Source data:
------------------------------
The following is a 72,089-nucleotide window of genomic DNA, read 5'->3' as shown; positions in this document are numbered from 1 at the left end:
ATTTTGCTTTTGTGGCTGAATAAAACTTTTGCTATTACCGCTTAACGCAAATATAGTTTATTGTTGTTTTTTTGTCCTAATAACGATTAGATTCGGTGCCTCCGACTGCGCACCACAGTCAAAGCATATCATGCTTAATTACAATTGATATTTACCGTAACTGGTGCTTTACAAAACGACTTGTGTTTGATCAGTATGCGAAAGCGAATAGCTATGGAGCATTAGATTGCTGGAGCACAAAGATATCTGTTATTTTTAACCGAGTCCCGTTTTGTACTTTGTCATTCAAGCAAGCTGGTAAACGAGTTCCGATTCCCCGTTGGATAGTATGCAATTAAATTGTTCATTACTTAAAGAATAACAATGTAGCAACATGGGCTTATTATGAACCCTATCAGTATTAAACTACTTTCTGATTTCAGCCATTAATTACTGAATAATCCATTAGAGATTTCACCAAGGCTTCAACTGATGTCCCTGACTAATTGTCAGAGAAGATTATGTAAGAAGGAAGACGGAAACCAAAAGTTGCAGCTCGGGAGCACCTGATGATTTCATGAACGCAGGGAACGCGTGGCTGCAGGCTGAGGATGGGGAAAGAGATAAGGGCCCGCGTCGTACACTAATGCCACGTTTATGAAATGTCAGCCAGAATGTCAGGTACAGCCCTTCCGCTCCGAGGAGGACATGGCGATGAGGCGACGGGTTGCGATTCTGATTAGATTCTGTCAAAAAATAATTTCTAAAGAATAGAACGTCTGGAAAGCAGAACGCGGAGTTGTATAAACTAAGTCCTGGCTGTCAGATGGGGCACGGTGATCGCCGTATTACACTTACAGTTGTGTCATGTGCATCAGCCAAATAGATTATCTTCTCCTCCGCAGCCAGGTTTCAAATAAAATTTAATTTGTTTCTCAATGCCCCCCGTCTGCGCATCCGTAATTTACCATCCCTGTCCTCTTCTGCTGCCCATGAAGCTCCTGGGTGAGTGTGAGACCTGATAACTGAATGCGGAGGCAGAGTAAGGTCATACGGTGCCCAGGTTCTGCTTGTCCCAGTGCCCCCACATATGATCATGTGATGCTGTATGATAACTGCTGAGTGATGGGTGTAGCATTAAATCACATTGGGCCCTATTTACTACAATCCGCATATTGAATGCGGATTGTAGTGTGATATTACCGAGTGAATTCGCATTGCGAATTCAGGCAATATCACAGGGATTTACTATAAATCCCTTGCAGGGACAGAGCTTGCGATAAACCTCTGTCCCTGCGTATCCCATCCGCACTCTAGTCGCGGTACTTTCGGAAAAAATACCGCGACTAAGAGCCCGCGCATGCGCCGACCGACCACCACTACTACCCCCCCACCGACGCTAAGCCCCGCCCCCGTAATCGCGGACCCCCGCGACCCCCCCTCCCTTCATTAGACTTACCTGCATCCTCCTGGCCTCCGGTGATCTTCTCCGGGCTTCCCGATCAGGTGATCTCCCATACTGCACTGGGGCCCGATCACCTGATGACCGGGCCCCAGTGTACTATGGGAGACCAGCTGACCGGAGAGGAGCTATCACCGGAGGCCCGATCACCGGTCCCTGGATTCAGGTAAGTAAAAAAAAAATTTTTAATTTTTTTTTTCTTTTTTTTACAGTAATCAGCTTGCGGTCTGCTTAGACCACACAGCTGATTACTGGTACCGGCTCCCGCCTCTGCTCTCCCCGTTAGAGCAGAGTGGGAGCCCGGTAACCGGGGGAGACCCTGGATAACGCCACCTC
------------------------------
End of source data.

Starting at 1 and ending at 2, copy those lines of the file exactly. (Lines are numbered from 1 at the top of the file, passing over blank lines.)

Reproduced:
The following is a 72,089-nucleotide window of genomic DNA, read 5'->3' as shown; positions in this document are numbered from 1 at the left end:
ATTTTGCTTTTGTGGCTGAATAAAACTTTTGCTATTACCGCTTAACGCAAATATAGTTTATTGTTGTTTTTTTGTCCTAATAACGATTAGATTCGGTGCCTCCGACTGCGCACCACAGTCAAAGCATATCATGCTTAATTACAATTGATATTTACCGTAACTGGTGCTTTACAAAACGACTTGTGTTTGATCAGTATGCGAAAGCGAATAGCTATGGAGCATTAGATTGCTGGAGCACAAAGATATCTGTTATTTTTAACCGAGTCCCGTTTTGTACTTTGTCATTCAAGCAAGCTGGTAAACGAGTTCCGATTCCCCGTTGGATAGTATGCAATTAAATTGTTCATTACTTAAAGAATAACAATGTAGCAACATGGGCTTATTATGAACCCTATCAGTATTAAACTACTTTCTGATTTCAGCCATTAATTACTGAATAATCCATTAGAGATTTCACCAAGGCTTCAACTGATGTCCCTGACTAATTGTCAGAGAAGATTATGTAAGAAGGAAGACGGAAACCAAAAGTTGCAGCTCGGGAGCACCTGATGATTTCATGAACGCAGGGAACGCGTGGCTGCAGGCTGAGGATGGGGAAAGAGATAAGGGCCCGCGTCGTACACTAATGCCACGTTTATGAAATGTCAGCCAGAATGTCAGGTACAGCCCTTCCGCTCCGAGGAGGACATGGCGATGAGGCGACGGGTTGCGATTCTGATTAGATTCTGTCAAAAAATAATTTCTAAAGAATAGAACGTCTGGAAAGCAGAACGCGGAGTTGTATAAACTAAGTCCTGGCTGTCAGATGGGGCACGGTGATCGCCGTATTACACTTACAGTTGTGTCATGTGCATCAGCCAAATAGATTATCTTCTCCTCCGCAGCCAGGTTTCAAATAAAATTTAATTTGTTTCTCAATGCCCCCCGTCTGCGCATCCGTAATTTACCATCCCTGTCCTCTTCTGCTGCCCATGAAGCTCCTGGGTGAGTGTGAGACCTGATAACTGAATGCGGAGGCAGAGTAAGGTCATACGGTGCCCAGGTTCTGCTTGTCCCAGTGCCCCCACATATGATCATGTGATGCTGTATGATAACTGCTGAGTGATGGGTGTAGCATTAAATCACATTGGGCCCTATTTACTACAATCCGCATATTGAATGCGGATTGTAGTGTGATATTACCGAGTGAATTCGCATTGCGAATTCAGGCAATATCACAGGGATTTACTATAAATCCCTTGCAGGGACAGAGCTTGCGATAAACCTCTGTCCCTGCGTATCCCATCCGCACTCTAGTCGCGGTACTTTCGGAAAAAATACCGCGACTAAGAGCCCGCGCATGCGCCGACCGACCACCACTACTACCCCCCCACCGACGCTAAGCCCCGCCCCCGTAATCGCGGACCCCCGCGACCCCCCCTCCCTTCATTAGACTTACCTGCATCCTCCTGGCCTCCGGTGATCTTCTCCGGGCTTCCCGATCAGGTGATCTCCCATACTGCACTGGGGCCCGATCACCTGATGACCGGGCCCCAGTGTACTATGGGAGACCAGCTGACCGGAGAGGAGCTATCACCGGAGGCCCGATCACCGGTCCCTGGATTCAGGTAAGTAAAAAAAAAATTTTTAATTTTTTTTTTCTTTTTTTTACAGTAATCAGCTTGCGGTCTGCTTAGACCACACAGCTGATTACTGGTACCGGCTCCCGCCTCTGCTCTCCCCGTTAGAGCAGAGTGGGAGCCCGGTAACCGGGGGAGACCCTGGATAACGCCACCTC